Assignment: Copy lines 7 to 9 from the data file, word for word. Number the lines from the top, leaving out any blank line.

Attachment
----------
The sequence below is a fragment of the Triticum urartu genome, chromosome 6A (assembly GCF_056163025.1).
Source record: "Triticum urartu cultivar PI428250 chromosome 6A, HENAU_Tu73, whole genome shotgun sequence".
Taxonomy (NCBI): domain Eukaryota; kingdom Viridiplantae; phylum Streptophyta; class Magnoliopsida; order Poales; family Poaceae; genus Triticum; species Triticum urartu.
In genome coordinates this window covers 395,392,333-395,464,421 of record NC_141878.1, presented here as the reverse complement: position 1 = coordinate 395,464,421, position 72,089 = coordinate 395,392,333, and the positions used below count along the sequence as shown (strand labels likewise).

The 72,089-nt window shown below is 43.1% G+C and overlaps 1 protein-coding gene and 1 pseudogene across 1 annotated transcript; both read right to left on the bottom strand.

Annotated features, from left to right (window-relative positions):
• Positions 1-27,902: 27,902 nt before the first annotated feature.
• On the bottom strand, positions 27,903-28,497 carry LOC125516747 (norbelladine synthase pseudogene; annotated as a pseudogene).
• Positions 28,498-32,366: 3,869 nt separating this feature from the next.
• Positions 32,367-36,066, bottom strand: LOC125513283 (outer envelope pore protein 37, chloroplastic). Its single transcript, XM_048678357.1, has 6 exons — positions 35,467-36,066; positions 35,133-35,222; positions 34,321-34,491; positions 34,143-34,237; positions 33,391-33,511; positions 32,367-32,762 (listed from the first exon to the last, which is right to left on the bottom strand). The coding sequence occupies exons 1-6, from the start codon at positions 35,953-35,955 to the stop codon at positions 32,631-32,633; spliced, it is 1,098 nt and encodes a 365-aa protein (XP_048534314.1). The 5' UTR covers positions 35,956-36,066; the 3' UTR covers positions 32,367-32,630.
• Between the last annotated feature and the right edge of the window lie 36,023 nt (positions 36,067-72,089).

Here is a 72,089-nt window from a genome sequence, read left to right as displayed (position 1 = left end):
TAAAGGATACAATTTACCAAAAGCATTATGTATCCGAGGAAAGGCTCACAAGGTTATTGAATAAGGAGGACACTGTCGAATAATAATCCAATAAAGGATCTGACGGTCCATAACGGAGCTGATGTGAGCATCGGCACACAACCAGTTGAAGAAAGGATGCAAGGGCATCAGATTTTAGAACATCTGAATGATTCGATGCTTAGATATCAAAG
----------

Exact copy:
• Positions 1-27,902: 27,902 nt before the first annotated feature.
• On the bottom strand, positions 27,903-28,497 carry LOC125516747 (norbelladine synthase pseudogene; annotated as a pseudogene).
• Positions 28,498-32,366: 3,869 nt separating this feature from the next.